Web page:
Arts activist group Americans for the Arts is at the Democratic National Convention in Charlotte, N.C., this week lobbying for the creative industries and providing a voice for nonprofit arts organizations at the convention, The Art Newspaper reports. Today, Americans for the Arts will hold a panel titled “ArtsSpeak,” at which politicians and activists, including former Secretary of State Madeleine Albright, will consider the significance of arts education, the funding of the National Endowment for the Arts and the beneficial influence that arts jobs have on local economies.
Along with Madeleine Albright, the panel will present CEO of Duke Energy Jim Rogers (who is also the DNC committee co-chair), and Bernie Williams of the New York Yankees, among many other politicians and arts activists both from North Carolina and across the country.
From the story:
Federal and state arts spending has declined in the past decade. As the Pew Center on the States notes, state arts agencies have reduced funding by 37% since 2001. However, Americans for the Arts has been campaigning based on statistics that say arts-related jobs have a positive impact on local economies, and Pew says that it “is beginning to pay off”. The National Assembly of State Arts Agencies estimates that state arts funding has increased 8.8% this financial year compared with 2011. The group has also produced a study that says the industry generates $135.2bn of economic activity every year. In June, the Republican-controlled House put forward a bill that would cut the NEA’s funding by $14m to $132m. But, according to the congressional staffer, “it’s unofficially known around [Washington] that the bill will never come to the House floor”. The House will probably pass a resolution this autumn extending the NEA’s current funding levels into 2013.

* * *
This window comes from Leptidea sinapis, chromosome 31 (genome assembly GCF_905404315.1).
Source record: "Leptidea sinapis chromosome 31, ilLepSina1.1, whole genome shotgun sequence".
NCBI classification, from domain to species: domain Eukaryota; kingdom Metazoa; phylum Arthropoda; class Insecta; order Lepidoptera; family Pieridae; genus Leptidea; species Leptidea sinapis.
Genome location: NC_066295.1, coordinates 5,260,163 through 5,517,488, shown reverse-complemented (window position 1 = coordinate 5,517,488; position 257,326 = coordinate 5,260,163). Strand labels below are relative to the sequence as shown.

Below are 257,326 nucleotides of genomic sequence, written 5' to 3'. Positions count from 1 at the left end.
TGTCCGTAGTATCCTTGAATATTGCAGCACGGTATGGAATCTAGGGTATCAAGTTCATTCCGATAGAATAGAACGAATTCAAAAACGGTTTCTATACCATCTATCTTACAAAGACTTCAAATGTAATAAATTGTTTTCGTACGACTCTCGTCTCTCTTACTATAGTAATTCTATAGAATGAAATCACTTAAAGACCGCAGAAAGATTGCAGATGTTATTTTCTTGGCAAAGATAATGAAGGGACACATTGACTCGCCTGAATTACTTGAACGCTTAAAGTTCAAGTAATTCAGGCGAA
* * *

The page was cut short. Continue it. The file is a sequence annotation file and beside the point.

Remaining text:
And the timing is great for an appearance by Ms. Albright, as the Mint Museum in Charlotte is the current host of the traveling exhibition “Read My Pins: The Madeleine Albright Collection,” which presents more than 200 pins, many of which were worn by Ms. Albright during her diplomatic tenure to convey a particular message or mood.